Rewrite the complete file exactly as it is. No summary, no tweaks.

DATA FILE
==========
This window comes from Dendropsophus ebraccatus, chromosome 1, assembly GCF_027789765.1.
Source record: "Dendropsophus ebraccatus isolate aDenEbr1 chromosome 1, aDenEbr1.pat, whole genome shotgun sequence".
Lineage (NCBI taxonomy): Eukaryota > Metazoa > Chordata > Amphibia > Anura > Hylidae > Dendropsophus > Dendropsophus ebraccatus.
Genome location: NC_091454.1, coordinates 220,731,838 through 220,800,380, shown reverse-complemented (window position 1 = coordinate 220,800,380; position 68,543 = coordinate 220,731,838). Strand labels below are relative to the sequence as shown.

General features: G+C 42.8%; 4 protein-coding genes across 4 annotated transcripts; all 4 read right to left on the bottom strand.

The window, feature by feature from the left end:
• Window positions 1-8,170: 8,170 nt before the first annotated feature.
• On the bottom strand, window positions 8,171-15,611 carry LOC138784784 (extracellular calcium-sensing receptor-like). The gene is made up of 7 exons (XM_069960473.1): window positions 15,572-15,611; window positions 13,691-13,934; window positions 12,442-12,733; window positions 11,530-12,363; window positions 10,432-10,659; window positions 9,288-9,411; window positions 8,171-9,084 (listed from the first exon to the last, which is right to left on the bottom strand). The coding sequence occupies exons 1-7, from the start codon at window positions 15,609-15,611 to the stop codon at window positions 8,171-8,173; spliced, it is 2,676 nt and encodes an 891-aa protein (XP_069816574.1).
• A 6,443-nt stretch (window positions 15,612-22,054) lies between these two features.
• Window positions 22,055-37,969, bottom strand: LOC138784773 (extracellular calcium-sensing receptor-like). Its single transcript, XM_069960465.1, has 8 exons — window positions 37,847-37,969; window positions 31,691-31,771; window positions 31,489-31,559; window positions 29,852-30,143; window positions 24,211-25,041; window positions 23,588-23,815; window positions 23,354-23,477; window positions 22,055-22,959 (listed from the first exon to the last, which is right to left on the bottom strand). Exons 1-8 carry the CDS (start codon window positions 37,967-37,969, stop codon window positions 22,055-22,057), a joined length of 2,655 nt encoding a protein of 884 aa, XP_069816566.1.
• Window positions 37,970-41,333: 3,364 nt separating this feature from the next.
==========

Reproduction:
This window comes from Dendropsophus ebraccatus, chromosome 1, assembly GCF_027789765.1.
Source record: "Dendropsophus ebraccatus isolate aDenEbr1 chromosome 1, aDenEbr1.pat, whole genome shotgun sequence".
Lineage (NCBI taxonomy): Eukaryota > Metazoa > Chordata > Amphibia > Anura > Hylidae > Dendropsophus > Dendropsophus ebraccatus.
Genome location: NC_091454.1, coordinates 220,731,838 through 220,800,380, shown reverse-complemented (window position 1 = coordinate 220,800,380; position 68,543 = coordinate 220,731,838). Strand labels below are relative to the sequence as shown.

General features: G+C 42.8%; 4 protein-coding genes across 4 annotated transcripts; all 4 read right to left on the bottom strand.

The window, feature by feature from the left end:
• Window positions 1-8,170: 8,170 nt before the first annotated feature.
• On the bottom strand, window positions 8,171-15,611 carry LOC138784784 (extracellular calcium-sensing receptor-like). The gene is made up of 7 exons (XM_069960473.1): window positions 15,572-15,611; window positions 13,691-13,934; window positions 12,442-12,733; window positions 11,530-12,363; window positions 10,432-10,659; window positions 9,288-9,411; window positions 8,171-9,084 (listed from the first exon to the last, which is right to left on the bottom strand). The coding sequence occupies exons 1-7, from the start codon at window positions 15,609-15,611 to the stop codon at window positions 8,171-8,173; spliced, it is 2,676 nt and encodes an 891-aa protein (XP_069816574.1).
• A 6,443-nt stretch (window positions 15,612-22,054) lies between these two features.
• Window positions 22,055-37,969, bottom strand: LOC138784773 (extracellular calcium-sensing receptor-like). Its single transcript, XM_069960465.1, has 8 exons — window positions 37,847-37,969; window positions 31,691-31,771; window positions 31,489-31,559; window positions 29,852-30,143; window positions 24,211-25,041; window positions 23,588-23,815; window positions 23,354-23,477; window positions 22,055-22,959 (listed from the first exon to the last, which is right to left on the bottom strand). Exons 1-8 carry the CDS (start codon window positions 37,967-37,969, stop codon window positions 22,055-22,057), a joined length of 2,655 nt encoding a protein of 884 aa, XP_069816566.1.
• Window positions 37,970-41,333: 3,364 nt separating this feature from the next.